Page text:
1.7.1 – Charge: Onus and Standard of Proof
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It is a critical part of our justice system that people are presumed to be innocent, unless and until they are proved guilty. So before you may return a verdict of guilty, the prosecution must satisfy you that [each of] the accused is guilty of the charge[s] in question.
As the prosecution brings the charge[s] against the accused, it is for the prosecution to prove that/those charge[s]. The accused does/do not have to prove anything. That never changes from start to finish. It is not for the accused to demonstrate his/her/their innocence, but for the prosecution to prove the charge[s] they have brought against him/her/them.
The prosecution must do this by proving [each of] the accused’s guilt of the charge[s] beyond reasonable doubt. You have probably heard these words before, and they mean exactly what they say – proof beyond reasonable doubt.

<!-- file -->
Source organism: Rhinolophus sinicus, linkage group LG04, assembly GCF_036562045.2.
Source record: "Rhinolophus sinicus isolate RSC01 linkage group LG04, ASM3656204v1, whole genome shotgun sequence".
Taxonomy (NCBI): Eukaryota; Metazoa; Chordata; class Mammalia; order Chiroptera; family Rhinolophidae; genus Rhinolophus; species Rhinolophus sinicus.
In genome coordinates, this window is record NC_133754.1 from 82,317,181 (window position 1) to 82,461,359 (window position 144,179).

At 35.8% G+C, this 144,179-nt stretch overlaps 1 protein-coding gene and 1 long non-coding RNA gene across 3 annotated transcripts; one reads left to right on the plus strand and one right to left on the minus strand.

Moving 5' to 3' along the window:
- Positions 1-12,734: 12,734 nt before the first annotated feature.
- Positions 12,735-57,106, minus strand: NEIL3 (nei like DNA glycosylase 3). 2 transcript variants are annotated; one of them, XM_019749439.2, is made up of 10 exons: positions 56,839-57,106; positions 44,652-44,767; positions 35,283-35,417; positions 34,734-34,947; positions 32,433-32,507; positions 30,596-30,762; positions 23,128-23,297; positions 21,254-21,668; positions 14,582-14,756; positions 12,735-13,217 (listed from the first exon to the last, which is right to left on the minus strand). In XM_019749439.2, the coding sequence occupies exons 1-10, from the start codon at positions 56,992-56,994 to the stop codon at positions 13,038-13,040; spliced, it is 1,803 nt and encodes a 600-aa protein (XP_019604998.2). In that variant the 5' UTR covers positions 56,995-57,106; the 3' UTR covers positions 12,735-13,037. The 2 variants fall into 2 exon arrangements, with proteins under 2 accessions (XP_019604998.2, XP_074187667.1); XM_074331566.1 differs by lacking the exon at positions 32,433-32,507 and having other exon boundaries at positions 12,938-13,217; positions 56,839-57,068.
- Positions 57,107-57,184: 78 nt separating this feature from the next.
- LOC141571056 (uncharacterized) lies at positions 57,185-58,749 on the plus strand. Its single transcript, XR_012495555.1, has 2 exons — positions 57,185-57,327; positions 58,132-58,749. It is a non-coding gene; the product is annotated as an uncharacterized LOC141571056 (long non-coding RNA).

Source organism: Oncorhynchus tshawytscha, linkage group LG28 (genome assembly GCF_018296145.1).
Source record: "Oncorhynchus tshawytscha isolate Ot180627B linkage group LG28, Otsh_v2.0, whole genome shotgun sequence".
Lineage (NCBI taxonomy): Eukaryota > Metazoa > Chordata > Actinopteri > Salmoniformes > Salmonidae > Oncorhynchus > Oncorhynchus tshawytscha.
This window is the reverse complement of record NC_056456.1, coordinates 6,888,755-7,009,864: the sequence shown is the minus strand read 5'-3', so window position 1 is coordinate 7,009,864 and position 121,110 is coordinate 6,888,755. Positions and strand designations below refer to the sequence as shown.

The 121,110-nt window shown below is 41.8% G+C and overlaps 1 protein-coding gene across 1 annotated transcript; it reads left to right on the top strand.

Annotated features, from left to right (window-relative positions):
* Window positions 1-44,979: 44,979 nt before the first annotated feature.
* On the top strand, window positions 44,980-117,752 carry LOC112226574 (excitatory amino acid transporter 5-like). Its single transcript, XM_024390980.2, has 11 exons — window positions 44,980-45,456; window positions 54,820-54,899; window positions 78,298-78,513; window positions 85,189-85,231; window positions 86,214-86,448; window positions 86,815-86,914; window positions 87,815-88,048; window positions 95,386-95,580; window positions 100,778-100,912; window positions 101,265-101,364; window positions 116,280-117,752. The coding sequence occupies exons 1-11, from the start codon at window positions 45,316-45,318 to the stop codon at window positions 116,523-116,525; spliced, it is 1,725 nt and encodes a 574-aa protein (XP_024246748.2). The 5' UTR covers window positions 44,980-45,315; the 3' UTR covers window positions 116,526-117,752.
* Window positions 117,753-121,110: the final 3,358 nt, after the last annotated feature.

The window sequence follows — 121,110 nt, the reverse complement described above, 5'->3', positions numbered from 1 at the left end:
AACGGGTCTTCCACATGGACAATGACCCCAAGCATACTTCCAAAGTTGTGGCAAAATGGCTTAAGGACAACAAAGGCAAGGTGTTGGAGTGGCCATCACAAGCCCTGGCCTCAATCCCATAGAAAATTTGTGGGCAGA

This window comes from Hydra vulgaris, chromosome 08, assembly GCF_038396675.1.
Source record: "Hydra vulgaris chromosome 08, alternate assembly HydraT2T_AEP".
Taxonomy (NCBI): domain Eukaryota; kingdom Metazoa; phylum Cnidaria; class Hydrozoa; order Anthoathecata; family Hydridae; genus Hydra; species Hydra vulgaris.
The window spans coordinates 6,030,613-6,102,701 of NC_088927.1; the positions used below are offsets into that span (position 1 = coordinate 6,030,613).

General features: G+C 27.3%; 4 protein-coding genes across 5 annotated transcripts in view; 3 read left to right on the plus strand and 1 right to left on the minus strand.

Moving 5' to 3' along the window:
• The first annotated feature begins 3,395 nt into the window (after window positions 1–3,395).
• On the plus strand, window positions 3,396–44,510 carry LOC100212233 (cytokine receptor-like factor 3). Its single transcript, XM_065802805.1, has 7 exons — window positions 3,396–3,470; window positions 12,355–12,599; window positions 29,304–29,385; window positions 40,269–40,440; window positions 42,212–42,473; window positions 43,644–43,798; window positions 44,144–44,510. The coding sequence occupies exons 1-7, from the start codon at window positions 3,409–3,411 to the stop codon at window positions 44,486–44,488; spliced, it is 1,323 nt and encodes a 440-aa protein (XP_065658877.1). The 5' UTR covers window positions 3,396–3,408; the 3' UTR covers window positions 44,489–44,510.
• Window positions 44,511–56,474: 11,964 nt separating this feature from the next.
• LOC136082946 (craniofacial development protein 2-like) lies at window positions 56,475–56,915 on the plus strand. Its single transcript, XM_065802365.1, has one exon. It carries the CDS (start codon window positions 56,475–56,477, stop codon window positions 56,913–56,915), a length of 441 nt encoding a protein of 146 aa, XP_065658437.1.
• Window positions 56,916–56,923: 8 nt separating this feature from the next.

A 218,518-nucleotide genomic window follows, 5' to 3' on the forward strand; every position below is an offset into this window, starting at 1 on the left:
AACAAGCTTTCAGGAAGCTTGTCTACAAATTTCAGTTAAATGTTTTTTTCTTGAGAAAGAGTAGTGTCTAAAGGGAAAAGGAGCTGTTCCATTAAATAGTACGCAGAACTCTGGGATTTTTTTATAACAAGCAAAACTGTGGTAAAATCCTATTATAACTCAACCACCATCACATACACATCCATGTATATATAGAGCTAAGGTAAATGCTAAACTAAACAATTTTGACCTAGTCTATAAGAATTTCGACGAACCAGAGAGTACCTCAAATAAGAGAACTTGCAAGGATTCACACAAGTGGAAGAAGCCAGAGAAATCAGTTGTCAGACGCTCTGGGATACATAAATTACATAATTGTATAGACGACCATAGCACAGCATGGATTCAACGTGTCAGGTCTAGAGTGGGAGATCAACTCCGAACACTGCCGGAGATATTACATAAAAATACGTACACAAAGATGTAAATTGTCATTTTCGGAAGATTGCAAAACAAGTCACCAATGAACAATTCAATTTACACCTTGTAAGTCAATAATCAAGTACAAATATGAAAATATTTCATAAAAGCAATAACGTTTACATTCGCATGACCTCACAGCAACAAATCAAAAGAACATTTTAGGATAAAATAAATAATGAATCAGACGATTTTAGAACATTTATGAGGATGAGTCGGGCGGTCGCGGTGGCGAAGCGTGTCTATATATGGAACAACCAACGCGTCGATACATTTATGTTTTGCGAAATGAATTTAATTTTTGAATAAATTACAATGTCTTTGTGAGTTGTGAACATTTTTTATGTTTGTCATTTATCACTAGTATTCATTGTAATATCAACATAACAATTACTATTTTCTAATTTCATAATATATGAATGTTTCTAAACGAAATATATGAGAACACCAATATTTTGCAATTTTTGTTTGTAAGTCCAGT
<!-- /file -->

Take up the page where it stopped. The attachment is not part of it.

This is the highest standard of proof that our law demands. It can be compared with the lower standard of proof that is required in a civil case, such as where one person sues another for breach of contract. In that situation, matters only need to be proved on what is called the “balance of probabilities”. That is, they need to be shown to be more likely than not.
By comparison, in a criminal trial the prosecution must prove the accused’s guilt beyond reasonable doubt. Unless I tell you otherwise, this is what I mean when I say that the prosecution must “prove” or “establish” a matter, or that you must be “satisfied” about a matter.
The prosecution does not need to prove every fact that they allege to this standard. It is the essential ingredients or “elements” of the charge[s] that they must prove to this standard. In this case, that means that the prosecution must prove, beyond reasonable doubt, that [list elements of the primary offence. Repeat for any other offences].
I will explain these elements to you in detail, and relate them to the evidence in this case, after you have heard all of the evidence.
However, for now you should know that it is only if you find that the prosecution has proven all of the elements of a charge beyond reasonable doubt that you may find the accused guilty of that charge. If you are not satisfied that the prosecution has done this, your verdict in relation to that charge must be “Not Guilty”.
Your verdict of guilty or not guilty must be unanimous. That is, whatever decision you make, you must all agree on it.
Last updated: 29 June 2015